Background & aims: Apolipoproteins and lipoprotein(a) are associated with various cardiometabolic diseases, including insulin resistance, diabetes mellitus, hypertension, dyslipidemia, among others. This systematic review and meta-analysis was conducted to evaluate the association of these markers with metabolic syndrome (MetS). Methods: We ran a systematic search through PubMed, Scopus, Embase, Ovid/Medline, and Web of Science on March 15, 2023. No language or date restrictions were applied. The only synthesised effect measure reported was the odds ratio (OR) with its corresponding 95% confidence interval (95% CI). We utilised the random-effects model for the quantitative synthesis. Results: We analysed 50 studies (n = 150 519) with different definitions for MetS. Increased ApoB values were associated with MetS (OR = 2.8; 95% CI: 2.44–3.22; p < 0.01, I2 = 99%). Decreased ApoA1 values were associated with MetS (OR = 0.42; 95% CI: 0.38–0.47; p < 0.01, I2 = 99%). Increased values of the ApoB/ApoA1 ratio were associated with MetS (OR = 4.97; 95% CI: 3.83–6.44; p < 0.01, I2 = 97%). Decreased values of Lp(a) were associated with MetS (OR = 0.89; 95% CI: 0.82–0.96; p < 0.01; I2 = 92%). Conclusions: Increased values of ApoB and ApoB/ApoA1 ratio are associated with MetS, while decreased values of ApoA1 and Lp(a) are associated with MetS. These findings suggest that these lipid markers may serve as potential indicators for identifying subjects at risk of developing MetS. However, further research is required to elucidate the underlying mechanisms of these associations.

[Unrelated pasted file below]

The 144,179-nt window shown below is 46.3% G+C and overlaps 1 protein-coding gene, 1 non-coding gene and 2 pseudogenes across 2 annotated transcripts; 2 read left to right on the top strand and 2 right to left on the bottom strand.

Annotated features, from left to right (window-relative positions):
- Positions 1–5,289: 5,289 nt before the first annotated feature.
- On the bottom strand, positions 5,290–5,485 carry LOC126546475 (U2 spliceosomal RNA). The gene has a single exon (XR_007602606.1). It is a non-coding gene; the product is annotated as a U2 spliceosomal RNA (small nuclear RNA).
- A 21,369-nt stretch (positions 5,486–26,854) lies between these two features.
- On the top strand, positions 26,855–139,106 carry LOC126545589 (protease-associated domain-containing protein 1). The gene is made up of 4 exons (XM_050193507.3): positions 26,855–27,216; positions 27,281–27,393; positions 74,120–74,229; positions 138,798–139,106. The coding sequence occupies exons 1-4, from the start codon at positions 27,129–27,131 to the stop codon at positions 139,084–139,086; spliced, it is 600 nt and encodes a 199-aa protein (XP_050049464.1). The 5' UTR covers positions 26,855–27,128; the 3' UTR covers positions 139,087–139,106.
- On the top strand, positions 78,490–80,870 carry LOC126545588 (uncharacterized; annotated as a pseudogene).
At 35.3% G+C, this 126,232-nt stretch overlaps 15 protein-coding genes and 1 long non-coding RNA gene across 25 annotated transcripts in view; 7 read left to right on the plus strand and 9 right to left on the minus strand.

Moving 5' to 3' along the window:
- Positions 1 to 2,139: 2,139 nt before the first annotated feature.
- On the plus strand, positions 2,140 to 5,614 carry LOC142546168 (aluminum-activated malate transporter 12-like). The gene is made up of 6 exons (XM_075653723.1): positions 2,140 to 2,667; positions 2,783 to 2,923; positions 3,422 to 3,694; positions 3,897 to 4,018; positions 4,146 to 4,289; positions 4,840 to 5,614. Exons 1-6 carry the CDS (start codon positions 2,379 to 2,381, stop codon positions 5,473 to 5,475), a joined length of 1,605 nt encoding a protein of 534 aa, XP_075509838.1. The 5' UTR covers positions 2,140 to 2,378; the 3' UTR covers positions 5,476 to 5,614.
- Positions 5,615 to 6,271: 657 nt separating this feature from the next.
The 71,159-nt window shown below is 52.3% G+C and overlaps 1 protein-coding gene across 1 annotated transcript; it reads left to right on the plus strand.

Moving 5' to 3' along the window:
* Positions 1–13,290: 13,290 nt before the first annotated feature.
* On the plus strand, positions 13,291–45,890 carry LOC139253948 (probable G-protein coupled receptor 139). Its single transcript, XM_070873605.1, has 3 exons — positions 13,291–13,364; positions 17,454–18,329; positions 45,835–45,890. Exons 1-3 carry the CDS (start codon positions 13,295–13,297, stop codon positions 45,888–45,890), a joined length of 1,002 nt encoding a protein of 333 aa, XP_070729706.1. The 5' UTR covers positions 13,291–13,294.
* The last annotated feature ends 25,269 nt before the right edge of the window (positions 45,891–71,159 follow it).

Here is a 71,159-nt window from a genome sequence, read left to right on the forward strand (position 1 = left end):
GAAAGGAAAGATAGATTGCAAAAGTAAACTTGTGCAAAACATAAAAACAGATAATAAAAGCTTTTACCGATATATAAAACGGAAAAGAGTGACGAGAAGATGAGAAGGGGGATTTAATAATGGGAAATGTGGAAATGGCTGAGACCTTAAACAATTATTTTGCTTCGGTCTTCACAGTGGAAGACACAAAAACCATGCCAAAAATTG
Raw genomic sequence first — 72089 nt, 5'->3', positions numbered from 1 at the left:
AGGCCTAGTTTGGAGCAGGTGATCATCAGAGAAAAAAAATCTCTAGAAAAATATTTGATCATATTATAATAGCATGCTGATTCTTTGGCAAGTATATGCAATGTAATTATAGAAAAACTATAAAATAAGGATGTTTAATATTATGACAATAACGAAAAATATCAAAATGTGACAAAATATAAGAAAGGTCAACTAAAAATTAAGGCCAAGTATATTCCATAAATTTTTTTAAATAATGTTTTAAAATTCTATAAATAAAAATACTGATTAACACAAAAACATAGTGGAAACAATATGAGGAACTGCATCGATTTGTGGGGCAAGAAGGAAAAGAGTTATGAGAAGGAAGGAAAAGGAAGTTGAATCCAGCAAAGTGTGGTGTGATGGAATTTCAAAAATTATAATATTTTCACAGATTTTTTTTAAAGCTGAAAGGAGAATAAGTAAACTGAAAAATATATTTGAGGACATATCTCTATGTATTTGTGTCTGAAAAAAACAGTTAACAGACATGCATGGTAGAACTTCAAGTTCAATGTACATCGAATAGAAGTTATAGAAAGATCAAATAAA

- Metabolic syndrome